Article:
Unfortunately, I had no success accessing audio description on my Mac,
either. After I pressed Enter on the title of the documentary, I repeatedly
got stuck in a dialog box
that kept popping up wanting me to give the program a star rating. I could
not seem to get past this dialog in order to start playing the program.
Accessing Amazon Prime’s Audio-Described Content On iOS 10
Using the free Amazon Prime Video app on my iPhone,
I did a search for the title of my documentary. After opening the details
page of the program, I was again given the chance to resume watching the
program, or start from the
beginning. Unfortunately, as was the case with the two other devices I
tested, I was unable to determine whether the program was audio-described
from reading any of the
detailed information available from this page. Because I had enabled audio
description on my iPhone previously, the show, complete with audio
description track, began
playing as soon as I activated the control to begin watching the program
from the beginning. When the program began, my phone went into landscape
mode. Since I did not
quickly begin examining the screen, the video controls disappeared. I had to
double-tap the “video” label to get them back. I was able to then swipe
right to the “audio and
subtitles” option, which stopped playback of the program. “English [Audio
Description]” was already selected for me, but I could have easily selected
this option had it not
already been enabled. Closing this menu of options, or making a selection
resumes playback of the program, and closes the menu.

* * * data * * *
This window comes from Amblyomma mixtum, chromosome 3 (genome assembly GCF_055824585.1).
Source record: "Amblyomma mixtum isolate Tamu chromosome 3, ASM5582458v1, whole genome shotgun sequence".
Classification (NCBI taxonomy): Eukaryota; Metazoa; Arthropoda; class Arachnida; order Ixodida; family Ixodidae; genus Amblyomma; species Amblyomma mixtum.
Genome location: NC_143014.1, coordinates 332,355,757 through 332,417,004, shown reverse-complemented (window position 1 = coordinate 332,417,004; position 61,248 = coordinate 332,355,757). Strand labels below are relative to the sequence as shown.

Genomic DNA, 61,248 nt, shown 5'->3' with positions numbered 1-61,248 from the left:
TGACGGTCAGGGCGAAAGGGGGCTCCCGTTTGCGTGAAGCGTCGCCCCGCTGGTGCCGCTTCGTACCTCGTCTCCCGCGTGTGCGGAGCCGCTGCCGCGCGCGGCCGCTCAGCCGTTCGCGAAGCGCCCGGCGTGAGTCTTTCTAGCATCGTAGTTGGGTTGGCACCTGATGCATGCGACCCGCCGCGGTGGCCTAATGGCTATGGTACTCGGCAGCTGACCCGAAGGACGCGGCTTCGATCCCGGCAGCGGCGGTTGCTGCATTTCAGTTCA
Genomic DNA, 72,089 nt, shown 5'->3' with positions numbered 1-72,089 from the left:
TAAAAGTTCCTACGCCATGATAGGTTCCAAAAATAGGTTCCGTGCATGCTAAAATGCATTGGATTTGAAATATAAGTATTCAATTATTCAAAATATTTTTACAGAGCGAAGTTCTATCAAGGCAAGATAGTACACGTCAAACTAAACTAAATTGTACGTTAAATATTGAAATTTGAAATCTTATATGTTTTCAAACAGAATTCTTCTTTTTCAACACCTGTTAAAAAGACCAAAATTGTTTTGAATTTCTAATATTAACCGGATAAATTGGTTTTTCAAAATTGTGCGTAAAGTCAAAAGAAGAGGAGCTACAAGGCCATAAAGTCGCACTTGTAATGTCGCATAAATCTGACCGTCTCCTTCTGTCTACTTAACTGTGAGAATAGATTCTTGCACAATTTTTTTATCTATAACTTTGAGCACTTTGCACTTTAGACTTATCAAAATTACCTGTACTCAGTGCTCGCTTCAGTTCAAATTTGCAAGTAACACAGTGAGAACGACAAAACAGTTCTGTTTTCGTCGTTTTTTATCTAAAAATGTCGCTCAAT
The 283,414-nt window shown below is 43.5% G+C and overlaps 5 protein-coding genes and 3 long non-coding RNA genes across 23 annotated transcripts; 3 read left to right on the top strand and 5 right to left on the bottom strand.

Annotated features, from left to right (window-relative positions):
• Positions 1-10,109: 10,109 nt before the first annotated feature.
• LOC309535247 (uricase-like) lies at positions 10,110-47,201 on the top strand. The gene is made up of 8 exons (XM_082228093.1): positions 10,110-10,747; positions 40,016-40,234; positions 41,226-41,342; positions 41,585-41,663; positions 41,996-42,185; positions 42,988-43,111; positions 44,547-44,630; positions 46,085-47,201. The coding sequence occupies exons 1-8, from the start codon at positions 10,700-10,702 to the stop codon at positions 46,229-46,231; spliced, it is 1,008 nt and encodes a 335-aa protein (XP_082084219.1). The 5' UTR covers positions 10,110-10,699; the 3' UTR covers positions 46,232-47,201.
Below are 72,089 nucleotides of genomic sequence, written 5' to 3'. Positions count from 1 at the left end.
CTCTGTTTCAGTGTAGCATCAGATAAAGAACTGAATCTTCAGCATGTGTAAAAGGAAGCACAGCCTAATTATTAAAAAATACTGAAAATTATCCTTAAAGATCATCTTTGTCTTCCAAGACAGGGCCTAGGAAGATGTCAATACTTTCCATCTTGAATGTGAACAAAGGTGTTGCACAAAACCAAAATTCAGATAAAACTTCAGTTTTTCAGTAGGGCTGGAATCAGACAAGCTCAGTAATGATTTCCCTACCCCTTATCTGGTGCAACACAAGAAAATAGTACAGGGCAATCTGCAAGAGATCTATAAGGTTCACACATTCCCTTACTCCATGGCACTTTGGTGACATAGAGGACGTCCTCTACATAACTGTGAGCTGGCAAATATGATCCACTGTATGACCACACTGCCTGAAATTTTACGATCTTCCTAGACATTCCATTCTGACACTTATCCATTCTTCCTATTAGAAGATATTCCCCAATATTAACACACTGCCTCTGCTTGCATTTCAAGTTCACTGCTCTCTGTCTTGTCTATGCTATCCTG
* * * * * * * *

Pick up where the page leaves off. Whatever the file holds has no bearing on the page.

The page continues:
I found the process of enabling audio description and watching content on my
iPhone to be quite straightforward. This is how I will watch Amazon Prime’s
content for the foreseeable future.
The Bottom Line
Two years ago, there were no mainstream content providers of television
programs and movies that offered audio-described content for people with
visual impairments through
their online streaming services. Today, Netflix, iTunes, and now Amazon
Prime offer this feature. Currently, iTunes is the only service that makes
it easy to determine
whether or not an audio description track is available in a program simply
by looking at the details page of the movie or TV show in question. All of
the services do provide
access to a list of audio-described content on their site by either allowing
for the filtering of search results to show audio-described content, and/or
providing a list of
that content somewhere on their site.
Although I was unable to access audio description on my PC or Mac, I was
able to obtain the content on my iPhone. I would certainly like to see
better accessibility across
all of my devices, but I consider this a really good start.
If Amazon continues to add audio-described content to their list of programs
on a regular basis, and improve accessibility across all devices, blind
people will have yet
another excellent source of television programs and movies with audio
description tracks readily available and easily accessible.
We can only hope that services like Hulu will feel increasing pressure to
add audio description to their program lineup.
People with visual impairments, as much as they can, should be encouraged
to subscribe to services that offer audio-described content, and encourage
others to do so. Also,
positive comments on social media sites such as Facebook and Twitter will
encourage companies like Amazon to continue offering the content that many
in the visual impairment
community have been requesting for so long.
Amazon Prime costs $99 per year. You can also pay $10.99 per month, or
subscribe to the video only plan for $8.99 per month. Many TV shows and
movies are available for free
with your membership; other programs can be rented or purchased.
The Amazon Prime Video app for iOS is free, and requires that you sign
into your Amazon Prime account.
Audio description must be enabled initially when any new device is used to
play Amazon Prime’s video content, but the setting is remembered on each
device the next time you